The Thai government has announced it will adopt a vaccine passport, a certificate of vaccination, for use with Covid-19 vaccination in Thailand. It will be an official travel document for those already vaccinated against Covid-19 and travelling to other countries.
The Royal Gazette on Tuesday published a copy of the format of the vaccine passport along with an order by the Disease Control Department authorizing a number of disease control officials to issue the vaccine passport.
Both the format of the vaccine passport and the order were approved by department director-general Dr Opas Karnkawinpong.
On the cover of the approved vaccine passport format there is Thai-English text that reads “Department of Disease Control, Ministry of Public Health, Thailand”, a garuda emblem and more text reading “Covid-19 Certificate of Vaccination”.
The name of the vaccination certificate holder and his or her passport or national identification number is typed in English certifying that the certificate holder has already been vaccinated against Covid-19.
Only vaccinations using vaccines registered in Thailand or ones certified by the World Health Organisation will be issued with the vaccine passport, while the signature of an authorised disease control official is required to validate the passport.
Six disease control officials authorised to sign vaccine passports
The covid-19 vaccination certificate is intended for an individual holder only, not for group use. Children aged under seven must have their parents’ signatures on their vaccine passports, while those who are unable to write are required to give a fingerprint on the passport instead.
Six disease control officials meanwhile are now authorised to sign a vaccine passport when it is issued.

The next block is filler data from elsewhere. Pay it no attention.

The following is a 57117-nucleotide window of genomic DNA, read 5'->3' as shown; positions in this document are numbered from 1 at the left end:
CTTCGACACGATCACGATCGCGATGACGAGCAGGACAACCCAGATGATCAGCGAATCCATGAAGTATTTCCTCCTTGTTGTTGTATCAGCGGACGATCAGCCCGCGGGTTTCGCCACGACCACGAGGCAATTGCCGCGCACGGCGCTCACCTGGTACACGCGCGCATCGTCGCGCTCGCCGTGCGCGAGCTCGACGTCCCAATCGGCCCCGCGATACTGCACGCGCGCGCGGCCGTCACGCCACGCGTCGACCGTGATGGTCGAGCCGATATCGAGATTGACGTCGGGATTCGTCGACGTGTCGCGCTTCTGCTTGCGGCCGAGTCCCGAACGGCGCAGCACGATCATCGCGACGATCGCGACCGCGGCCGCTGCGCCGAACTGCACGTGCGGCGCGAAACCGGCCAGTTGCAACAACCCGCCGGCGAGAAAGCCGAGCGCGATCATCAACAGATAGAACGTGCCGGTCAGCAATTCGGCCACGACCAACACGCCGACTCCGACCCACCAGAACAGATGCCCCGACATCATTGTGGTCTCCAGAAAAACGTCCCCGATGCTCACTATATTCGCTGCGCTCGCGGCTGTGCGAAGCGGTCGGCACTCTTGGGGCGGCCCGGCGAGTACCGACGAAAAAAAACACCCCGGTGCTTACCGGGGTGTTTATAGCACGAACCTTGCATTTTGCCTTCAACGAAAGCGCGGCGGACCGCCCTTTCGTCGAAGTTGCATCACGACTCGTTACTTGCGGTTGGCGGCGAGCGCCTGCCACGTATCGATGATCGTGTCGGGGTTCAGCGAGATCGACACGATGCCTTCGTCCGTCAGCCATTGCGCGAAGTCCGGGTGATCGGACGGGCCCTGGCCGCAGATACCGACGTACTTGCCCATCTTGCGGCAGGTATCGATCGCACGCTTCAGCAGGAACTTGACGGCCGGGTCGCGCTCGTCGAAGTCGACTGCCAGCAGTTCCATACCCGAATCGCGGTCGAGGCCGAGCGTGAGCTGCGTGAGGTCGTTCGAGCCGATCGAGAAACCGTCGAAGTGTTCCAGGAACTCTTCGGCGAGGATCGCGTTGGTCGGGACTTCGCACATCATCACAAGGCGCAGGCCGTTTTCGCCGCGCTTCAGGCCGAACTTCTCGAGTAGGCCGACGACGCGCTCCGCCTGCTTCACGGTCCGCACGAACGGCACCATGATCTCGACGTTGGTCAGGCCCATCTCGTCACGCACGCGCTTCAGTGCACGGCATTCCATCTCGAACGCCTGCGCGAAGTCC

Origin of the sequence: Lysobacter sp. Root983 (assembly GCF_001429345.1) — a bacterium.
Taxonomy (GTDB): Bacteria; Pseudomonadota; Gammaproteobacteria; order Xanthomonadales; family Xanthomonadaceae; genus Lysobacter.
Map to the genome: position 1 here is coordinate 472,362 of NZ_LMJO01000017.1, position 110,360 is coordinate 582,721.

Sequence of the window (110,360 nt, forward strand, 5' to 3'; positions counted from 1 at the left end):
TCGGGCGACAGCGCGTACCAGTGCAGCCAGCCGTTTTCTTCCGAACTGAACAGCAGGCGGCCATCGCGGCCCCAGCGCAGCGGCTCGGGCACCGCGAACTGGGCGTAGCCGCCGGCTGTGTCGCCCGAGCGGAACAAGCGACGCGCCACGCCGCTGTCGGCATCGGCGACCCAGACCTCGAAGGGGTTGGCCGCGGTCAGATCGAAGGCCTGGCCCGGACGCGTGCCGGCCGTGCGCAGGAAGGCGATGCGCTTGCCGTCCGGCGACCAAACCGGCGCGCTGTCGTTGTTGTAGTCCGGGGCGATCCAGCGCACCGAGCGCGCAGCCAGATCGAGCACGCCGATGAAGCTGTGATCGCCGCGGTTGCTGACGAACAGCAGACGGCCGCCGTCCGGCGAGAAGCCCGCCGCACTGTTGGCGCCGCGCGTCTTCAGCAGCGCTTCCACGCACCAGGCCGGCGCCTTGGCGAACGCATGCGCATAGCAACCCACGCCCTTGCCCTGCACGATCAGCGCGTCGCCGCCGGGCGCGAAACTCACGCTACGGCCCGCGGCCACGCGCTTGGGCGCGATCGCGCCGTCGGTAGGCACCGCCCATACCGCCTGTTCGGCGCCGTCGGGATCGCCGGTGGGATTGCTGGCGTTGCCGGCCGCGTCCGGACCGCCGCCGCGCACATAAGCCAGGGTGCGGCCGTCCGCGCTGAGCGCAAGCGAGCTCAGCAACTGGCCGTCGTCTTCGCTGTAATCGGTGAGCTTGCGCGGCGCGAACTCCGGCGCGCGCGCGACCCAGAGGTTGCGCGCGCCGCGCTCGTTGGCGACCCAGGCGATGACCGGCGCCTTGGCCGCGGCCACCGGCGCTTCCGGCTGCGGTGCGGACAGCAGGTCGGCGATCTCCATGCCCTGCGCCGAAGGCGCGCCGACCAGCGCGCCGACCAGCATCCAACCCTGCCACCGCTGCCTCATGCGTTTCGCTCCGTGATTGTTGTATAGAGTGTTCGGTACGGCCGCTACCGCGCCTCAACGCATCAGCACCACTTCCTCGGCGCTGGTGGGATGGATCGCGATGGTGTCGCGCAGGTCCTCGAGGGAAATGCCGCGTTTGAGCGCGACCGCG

They are Rom Buathong, a senior medical doctor with the department’s international communicable disease control checkpoints and quarantine division; Sirirak Thanasakunprasoet, a senior medical doctor with the same division; Rawinan Soma, another senior medical doctor with the same division.
Others are Ranida Techsuwanna, a senior medical doctor with the department’s general communicable diseases division; Kamonthip Atsawawaranan, a senior medical doctor with the department’s Institute of Urban Disease Control; and Parinda Watthanasi, a senior medical doctor with the department’s Institute of Preventive Medicine.
These officials are assigned to work in line with an announcement by the national communicable disease committee regarding the issuing of Covid-19 certificates, published in the Royal Gazette on March 31.
Partial Paralysis After Receiving Sinovac Vaccine
Meanwhile, Thailand’s health ministry is once again facing controversy over its use of China’s Sinovac vaccine after patients suffered adverse symptoms to the vaccine. Seven people have suffered from partial paralysis after receiving the Sinovac vaccine, a doctor from Chulalongkorn University told CTN News.
Dr Thiravat Hemachudha, director of the Health Science Centre of Emerging Diseases at Chulalongkorn University’s faculty of medicine, posted on Facebook on Tuesday that six of them were in Rayong and one at the Queen Savang Vadhana Memorial Hospital in Chon Buri’s Sri Racha district.
Their conditions from the Sinovac vaccine improved after doctors administered medication to dissolve blood clots, Dr Thiravat posted. The hospitals had reported their conditions to the Public Health Ministry, he wrote. Their conditions might have been caused by certain lots of vaccines, not by all of the vaccines, he said.
The latest wave of Covid-19 is highly contagious with more severe cases expected in intensive care units (ICU), another doctor from Chulalongkorn Hospital said.
Source: Bangkok Post, The Royal Gazette